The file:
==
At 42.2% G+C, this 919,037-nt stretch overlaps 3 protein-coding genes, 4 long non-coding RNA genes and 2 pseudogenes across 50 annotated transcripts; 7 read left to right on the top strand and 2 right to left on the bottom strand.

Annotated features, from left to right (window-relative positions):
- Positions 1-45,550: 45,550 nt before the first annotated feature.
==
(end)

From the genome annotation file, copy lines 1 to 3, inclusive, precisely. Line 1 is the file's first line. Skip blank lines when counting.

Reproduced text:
At 42.2% G+C, this 919,037-nt stretch overlaps 3 protein-coding genes, 4 long non-coding RNA genes and 2 pseudogenes across 50 annotated transcripts; 7 read left to right on the top strand and 2 right to left on the bottom strand.

Annotated features, from left to right (window-relative positions):
- Positions 1-45,550: 45,550 nt before the first annotated feature.